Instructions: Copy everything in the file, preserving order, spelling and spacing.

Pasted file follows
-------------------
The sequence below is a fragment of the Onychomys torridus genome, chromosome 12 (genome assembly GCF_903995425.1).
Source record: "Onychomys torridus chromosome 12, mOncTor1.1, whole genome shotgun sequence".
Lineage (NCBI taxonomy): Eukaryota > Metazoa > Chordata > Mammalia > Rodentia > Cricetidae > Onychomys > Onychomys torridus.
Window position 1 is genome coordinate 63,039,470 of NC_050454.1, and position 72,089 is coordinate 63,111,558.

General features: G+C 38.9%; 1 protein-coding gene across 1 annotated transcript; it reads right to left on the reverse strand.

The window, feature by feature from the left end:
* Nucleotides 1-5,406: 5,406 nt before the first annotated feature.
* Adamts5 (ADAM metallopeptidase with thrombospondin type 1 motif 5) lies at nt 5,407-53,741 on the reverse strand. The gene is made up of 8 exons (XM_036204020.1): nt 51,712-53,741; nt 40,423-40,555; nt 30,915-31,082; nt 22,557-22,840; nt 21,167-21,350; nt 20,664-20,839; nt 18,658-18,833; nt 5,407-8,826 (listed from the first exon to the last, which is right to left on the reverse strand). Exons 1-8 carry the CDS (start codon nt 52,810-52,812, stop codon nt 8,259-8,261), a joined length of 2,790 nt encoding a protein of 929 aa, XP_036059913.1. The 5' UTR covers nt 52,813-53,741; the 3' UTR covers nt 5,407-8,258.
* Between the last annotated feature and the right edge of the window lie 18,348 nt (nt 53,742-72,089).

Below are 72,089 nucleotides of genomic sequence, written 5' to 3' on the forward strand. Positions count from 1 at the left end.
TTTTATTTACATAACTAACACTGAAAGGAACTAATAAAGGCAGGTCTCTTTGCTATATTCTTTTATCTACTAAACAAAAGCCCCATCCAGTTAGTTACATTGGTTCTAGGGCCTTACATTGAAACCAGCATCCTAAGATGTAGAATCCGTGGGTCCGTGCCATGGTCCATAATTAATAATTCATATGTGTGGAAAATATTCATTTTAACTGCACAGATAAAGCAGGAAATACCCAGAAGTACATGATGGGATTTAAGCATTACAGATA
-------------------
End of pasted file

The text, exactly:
The sequence below is a fragment of the Onychomys torridus genome, chromosome 12 (genome assembly GCF_903995425.1).
Source record: "Onychomys torridus chromosome 12, mOncTor1.1, whole genome shotgun sequence".
Lineage (NCBI taxonomy): Eukaryota > Metazoa > Chordata > Mammalia > Rodentia > Cricetidae > Onychomys > Onychomys torridus.
Window position 1 is genome coordinate 63,039,470 of NC_050454.1, and position 72,089 is coordinate 63,111,558.

General features: G+C 38.9%; 1 protein-coding gene across 1 annotated transcript; it reads right to left on the reverse strand.

The window, feature by feature from the left end:
* Nucleotides 1-5,406: 5,406 nt before the first annotated feature.
* Adamts5 (ADAM metallopeptidase with thrombospondin type 1 motif 5) lies at nt 5,407-53,741 on the reverse strand. The gene is made up of 8 exons (XM_036204020.1): nt 51,712-53,741; nt 40,423-40,555; nt 30,915-31,082; nt 22,557-22,840; nt 21,167-21,350; nt 20,664-20,839; nt 18,658-18,833; nt 5,407-8,826 (listed from the first exon to the last, which is right to left on the reverse strand). Exons 1-8 carry the CDS (start codon nt 52,810-52,812, stop codon nt 8,259-8,261), a joined length of 2,790 nt encoding a protein of 929 aa, XP_036059913.1. The 5' UTR covers nt 52,813-53,741; the 3' UTR covers nt 5,407-8,258.
* Between the last annotated feature and the right edge of the window lie 18,348 nt (nt 53,742-72,089).

Below are 72,089 nucleotides of genomic sequence, written 5' to 3' on the forward strand. Positions count from 1 at the left end.
TTTTATTTACATAACTAACACTGAAAGGAACTAATAAAGGCAGGTCTCTTTGCTATATTCTTTTATCTACTAAACAAAAGCCCCATCCAGTTAGTTACATTGGTTCTAGGGCCTTACATTGAAACCAGCATCCTAAGATGTAGAATCCGTGGGTCCGTGCCATGGTCCATAATTAATAATTCATATGTGTGGAAAATATTCATTTTAACTGCACAGATAAAGCAGGAAATACCCAGAAGTACATGATGGGATTTAAGCATTACAGATA